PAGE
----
In his first start after the Angels ended his streak, against a young Tampa Bay team grown cocky after taking three of four from the New York Yankees, Santana produced a performance of mesmerizing efficiency: 92 pitches over nine innings, 29 of his 33 first pitches going for strikes, 16 balls total, no walks, seven strikeouts. None of the Devil Rays escaped looking foolish. "When you get a knock off him, it's pretty much you guessed right," says Aubrey Huff, who tripled off Santana in the first inning. "You don't often see a pitcher who throws 95 and puts it where he wants it--and it actually looks faster. But his best pitch is the changeup, and it's the best in the league."
In the stands in St. Petersburg pockets of fans waved Venezuelan flags. A Venezuelan TV crew has followed Santana for much of this season, and every start is beamed home on national television. But no one is more moved by Johan's success than Jes�s. As the momentum of the streak--and the mania in Venezuela--began to build last season, Santana would call home, and his father would come to the phone, try to talk and break down time and again. When Johan asked what was wrong, Jes�s said, "You don't know what's going on here. You're so good."
The tears haven't stopped yet. When Jes�s, 53, is at home in the 33,000-strong town of Tovar, in the state of M�rida, and uncles and cousins come to watch on TV, he will be watching intently one minute and blubbering the next. Jes�s spent the month of May in Minneapolis, sitting alone in the stands, "and it happens all the time," he says. "I'll just be overwhelmed. I can't stop, because this is something I dreamed of."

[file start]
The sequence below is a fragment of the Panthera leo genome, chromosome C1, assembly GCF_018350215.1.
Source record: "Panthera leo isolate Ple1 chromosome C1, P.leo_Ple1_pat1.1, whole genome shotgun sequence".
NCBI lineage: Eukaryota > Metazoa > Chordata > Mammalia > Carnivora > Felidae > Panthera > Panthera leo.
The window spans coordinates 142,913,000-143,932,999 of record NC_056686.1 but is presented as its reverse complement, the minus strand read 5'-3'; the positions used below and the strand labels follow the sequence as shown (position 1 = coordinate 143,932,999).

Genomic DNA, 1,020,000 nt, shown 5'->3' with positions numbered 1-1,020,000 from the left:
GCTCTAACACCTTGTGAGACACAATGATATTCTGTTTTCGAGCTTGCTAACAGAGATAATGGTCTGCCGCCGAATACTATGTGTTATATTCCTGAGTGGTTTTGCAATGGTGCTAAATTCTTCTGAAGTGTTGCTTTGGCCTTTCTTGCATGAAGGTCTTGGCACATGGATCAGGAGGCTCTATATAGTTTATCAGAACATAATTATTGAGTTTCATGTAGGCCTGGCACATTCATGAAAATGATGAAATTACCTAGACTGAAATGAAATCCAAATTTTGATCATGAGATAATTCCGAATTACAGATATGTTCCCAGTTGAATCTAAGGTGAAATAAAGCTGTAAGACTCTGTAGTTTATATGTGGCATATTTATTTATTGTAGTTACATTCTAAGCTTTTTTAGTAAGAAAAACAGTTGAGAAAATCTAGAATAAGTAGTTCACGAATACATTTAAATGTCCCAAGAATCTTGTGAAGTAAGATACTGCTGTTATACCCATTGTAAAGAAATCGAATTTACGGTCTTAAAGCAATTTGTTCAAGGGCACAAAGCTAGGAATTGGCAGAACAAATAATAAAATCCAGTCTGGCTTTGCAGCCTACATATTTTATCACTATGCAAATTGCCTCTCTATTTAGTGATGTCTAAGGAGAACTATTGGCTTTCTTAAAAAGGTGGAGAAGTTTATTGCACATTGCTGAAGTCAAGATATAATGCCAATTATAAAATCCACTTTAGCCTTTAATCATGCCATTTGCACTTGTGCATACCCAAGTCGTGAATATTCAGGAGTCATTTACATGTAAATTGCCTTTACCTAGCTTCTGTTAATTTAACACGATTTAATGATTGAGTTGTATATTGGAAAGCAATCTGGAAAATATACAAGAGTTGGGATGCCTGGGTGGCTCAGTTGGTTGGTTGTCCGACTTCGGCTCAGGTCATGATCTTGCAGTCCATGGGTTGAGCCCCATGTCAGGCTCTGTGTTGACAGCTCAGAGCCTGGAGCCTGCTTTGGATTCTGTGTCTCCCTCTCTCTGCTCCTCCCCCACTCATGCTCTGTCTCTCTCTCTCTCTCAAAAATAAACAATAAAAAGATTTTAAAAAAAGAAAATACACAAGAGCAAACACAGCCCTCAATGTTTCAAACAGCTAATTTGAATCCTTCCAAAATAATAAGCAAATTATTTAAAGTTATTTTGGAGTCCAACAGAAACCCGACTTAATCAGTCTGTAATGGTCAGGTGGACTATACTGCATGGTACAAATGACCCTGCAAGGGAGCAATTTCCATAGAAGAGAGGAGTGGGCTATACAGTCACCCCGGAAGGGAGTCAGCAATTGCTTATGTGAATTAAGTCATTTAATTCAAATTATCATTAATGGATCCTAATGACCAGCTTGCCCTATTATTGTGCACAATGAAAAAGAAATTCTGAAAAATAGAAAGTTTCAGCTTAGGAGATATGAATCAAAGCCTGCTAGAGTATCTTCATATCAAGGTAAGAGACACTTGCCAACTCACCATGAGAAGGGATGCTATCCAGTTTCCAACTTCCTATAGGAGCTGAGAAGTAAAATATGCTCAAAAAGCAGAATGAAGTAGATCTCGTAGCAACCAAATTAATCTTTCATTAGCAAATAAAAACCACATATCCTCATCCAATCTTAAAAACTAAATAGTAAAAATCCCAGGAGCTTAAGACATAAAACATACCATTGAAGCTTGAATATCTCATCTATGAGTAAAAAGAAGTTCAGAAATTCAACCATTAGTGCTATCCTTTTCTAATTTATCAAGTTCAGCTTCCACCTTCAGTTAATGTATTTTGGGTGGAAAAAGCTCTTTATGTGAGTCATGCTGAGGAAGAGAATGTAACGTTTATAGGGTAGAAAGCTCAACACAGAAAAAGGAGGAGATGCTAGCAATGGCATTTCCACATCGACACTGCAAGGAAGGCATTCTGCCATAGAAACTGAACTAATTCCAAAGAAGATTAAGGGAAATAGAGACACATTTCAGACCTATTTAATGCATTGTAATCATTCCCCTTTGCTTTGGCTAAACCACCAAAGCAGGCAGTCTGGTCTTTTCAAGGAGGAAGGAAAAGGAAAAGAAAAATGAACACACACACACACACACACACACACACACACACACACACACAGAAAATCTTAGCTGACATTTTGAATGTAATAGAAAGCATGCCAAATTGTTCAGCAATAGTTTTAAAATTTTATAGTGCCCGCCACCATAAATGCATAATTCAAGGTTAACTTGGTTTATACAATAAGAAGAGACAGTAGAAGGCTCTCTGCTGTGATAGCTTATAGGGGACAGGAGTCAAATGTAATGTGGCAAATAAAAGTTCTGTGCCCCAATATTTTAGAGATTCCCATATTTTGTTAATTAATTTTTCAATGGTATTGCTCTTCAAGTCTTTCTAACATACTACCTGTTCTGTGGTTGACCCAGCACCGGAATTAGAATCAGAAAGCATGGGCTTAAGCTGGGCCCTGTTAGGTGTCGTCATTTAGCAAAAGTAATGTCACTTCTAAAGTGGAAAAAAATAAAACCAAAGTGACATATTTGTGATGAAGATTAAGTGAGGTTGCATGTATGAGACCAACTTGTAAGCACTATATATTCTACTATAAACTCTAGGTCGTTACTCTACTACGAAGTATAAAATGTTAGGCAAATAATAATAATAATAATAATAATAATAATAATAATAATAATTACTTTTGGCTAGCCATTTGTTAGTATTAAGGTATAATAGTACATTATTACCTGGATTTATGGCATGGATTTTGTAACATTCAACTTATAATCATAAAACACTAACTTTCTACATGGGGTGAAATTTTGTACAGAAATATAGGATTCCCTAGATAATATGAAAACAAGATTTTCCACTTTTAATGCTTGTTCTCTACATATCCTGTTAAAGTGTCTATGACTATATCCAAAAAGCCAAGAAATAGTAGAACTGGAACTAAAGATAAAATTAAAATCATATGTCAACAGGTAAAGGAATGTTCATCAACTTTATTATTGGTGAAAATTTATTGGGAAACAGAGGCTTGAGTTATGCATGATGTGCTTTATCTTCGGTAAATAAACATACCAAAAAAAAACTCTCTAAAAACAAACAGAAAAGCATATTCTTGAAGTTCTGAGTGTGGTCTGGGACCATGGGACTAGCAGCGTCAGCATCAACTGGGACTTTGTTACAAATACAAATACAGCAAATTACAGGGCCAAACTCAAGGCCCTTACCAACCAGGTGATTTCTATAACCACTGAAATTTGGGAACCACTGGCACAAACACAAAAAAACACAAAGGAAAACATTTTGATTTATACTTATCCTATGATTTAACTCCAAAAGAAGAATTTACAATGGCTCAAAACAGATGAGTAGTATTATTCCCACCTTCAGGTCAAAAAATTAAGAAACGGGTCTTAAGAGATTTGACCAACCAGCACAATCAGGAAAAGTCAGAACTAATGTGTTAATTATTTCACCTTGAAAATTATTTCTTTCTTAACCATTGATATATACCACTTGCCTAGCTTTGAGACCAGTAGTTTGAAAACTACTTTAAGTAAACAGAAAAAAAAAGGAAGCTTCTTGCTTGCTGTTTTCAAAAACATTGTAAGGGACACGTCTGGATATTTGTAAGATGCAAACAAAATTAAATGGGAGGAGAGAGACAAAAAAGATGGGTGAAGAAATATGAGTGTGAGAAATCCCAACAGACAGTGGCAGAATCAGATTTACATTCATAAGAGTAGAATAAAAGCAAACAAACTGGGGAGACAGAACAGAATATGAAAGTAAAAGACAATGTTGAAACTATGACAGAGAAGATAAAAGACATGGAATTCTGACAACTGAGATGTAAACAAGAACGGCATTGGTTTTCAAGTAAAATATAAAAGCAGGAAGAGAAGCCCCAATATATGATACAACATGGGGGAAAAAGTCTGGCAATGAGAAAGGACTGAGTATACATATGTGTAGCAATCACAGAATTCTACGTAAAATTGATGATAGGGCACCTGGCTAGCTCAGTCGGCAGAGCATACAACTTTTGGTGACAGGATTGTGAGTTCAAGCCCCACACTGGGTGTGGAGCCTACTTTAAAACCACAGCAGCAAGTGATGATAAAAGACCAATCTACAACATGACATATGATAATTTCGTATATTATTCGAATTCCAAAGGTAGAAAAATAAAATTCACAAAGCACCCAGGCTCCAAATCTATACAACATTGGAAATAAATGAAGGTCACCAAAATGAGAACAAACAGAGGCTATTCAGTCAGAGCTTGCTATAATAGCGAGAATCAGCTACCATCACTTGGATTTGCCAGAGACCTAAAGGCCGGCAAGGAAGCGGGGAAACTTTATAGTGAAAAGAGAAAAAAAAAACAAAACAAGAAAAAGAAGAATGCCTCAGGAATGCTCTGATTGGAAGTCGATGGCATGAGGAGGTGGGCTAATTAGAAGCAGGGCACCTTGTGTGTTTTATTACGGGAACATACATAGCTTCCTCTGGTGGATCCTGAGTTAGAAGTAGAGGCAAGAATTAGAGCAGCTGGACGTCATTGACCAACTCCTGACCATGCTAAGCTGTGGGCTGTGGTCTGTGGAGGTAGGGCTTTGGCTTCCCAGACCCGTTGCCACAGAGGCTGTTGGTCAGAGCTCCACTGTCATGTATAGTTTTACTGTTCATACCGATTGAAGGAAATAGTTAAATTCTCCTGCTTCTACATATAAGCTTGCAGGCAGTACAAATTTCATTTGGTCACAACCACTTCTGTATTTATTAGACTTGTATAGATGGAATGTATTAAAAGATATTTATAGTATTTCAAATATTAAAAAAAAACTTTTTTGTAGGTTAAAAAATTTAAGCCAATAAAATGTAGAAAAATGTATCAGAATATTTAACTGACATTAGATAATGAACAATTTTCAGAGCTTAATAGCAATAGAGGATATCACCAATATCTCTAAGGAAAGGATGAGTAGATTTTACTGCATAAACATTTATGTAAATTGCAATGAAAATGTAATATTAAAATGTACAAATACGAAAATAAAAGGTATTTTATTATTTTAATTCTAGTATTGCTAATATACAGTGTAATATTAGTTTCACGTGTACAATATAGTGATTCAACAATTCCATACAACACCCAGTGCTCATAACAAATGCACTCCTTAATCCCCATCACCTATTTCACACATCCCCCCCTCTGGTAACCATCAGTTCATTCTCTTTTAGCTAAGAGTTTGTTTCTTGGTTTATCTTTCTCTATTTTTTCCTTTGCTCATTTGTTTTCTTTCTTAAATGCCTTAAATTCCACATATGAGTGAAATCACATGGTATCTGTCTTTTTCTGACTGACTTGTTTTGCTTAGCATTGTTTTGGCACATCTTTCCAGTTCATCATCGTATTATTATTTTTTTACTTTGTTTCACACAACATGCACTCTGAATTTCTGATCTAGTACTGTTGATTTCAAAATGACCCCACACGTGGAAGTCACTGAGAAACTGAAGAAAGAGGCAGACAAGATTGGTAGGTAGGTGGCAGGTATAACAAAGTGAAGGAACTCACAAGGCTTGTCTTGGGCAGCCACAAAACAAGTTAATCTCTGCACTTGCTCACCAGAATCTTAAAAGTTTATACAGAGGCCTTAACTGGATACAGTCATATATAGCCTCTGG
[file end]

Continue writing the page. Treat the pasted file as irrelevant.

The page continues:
Jes�s stops talking, takes off his glasses and wipes his eyes with a worn washcloth. He played amateur ball in M�rida, a middle infielder whose impressive range earned him the nickname El Pulpo (the Octopus) and got him a few sniffs from pro teams in Caracas and Maracaibo. But his fame never spilled out of the Andes. He became a repairman for the state power company, working all hours, fixing downed lines, raising five kids poor with his wife, Hilda. He's not bitter about never making it; he watches Johan and recognizes that running style, that agility, those powerful legs. "I look at him, and I see me," Jes�s says. "Every time he played, I saw a part of me. A part of me that's better than me."
It wasn't supposed to be this way. Franklin, older than Johan by two years, grew up thick and strong, a catcher in the making, and Jes�s expected him to be the athlete. Johan was skinny, book smart, a future engineer, Jes�s thought. The two boys would walk to the field for their dad's games, carrying his equipment and holding hands, but Johan was the one who imitated his father's every move. "I always wanted to be like him," Johan says.
The only gloves in the house were Jes�s's discards, so Johan grew up throwing righthanded. He played shortstop on his first team at age 10. His next coach recognized his lefthandedness, and Jes�s scrounged around until he found a proper glove, old and beat up; season after season, Johan restrung that decomposing thing, until the stink was too much to bear.